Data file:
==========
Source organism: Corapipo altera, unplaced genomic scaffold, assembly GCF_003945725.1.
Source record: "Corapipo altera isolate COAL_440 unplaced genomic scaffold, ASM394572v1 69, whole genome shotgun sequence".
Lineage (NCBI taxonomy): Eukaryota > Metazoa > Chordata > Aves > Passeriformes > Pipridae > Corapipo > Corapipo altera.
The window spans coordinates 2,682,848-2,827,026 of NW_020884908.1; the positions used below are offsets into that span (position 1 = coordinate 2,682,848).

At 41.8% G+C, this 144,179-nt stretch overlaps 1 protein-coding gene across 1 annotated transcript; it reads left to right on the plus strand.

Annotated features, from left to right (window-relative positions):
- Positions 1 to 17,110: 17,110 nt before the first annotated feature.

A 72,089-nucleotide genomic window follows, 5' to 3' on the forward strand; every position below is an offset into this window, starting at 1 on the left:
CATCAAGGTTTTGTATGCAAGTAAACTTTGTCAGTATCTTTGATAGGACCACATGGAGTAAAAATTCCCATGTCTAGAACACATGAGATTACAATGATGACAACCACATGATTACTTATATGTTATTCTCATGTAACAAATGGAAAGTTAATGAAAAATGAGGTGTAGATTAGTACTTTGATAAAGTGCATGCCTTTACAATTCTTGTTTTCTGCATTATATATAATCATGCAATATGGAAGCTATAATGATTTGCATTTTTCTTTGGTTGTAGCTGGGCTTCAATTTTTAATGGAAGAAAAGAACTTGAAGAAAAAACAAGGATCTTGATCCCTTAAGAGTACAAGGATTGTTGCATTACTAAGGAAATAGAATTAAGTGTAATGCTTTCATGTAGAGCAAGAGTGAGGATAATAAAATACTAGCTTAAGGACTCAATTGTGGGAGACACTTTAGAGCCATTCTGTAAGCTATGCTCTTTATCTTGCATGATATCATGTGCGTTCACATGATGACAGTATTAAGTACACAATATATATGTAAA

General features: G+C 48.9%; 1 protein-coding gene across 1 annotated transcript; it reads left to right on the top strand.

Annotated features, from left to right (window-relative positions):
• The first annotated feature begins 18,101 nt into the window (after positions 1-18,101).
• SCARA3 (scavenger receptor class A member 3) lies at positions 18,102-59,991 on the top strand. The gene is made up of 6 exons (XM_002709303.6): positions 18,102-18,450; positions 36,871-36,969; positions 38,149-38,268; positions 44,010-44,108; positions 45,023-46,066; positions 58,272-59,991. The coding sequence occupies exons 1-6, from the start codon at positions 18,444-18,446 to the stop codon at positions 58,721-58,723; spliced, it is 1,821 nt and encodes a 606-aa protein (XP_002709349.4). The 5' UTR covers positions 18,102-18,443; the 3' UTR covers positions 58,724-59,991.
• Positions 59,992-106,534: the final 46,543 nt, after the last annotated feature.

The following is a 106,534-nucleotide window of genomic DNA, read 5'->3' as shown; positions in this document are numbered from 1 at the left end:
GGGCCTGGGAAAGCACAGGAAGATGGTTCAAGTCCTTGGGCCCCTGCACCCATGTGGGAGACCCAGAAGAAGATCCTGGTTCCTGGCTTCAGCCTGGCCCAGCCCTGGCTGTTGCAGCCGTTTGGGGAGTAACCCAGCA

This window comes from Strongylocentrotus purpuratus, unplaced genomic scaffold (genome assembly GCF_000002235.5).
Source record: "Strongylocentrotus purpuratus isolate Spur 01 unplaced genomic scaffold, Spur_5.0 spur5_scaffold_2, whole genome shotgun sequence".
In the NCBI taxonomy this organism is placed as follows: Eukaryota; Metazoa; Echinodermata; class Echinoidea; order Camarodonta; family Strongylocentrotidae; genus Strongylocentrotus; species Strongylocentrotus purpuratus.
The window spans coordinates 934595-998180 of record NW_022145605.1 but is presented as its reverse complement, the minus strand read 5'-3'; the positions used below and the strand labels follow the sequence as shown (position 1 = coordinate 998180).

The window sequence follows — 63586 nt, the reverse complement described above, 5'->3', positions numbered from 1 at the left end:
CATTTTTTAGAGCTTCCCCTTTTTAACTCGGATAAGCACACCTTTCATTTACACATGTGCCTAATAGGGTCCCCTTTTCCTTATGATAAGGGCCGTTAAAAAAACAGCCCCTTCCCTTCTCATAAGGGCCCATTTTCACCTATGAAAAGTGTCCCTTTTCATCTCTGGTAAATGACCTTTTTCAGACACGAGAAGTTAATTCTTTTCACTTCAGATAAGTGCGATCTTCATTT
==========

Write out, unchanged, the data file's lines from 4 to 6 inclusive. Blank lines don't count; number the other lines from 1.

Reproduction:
The window spans coordinates 2,682,848-2,827,026 of NW_020884908.1; the positions used below are offsets into that span (position 1 = coordinate 2,682,848).

At 41.8% G+C, this 144,179-nt stretch overlaps 1 protein-coding gene across 1 annotated transcript; it reads left to right on the plus strand.

Annotated features, from left to right (window-relative positions):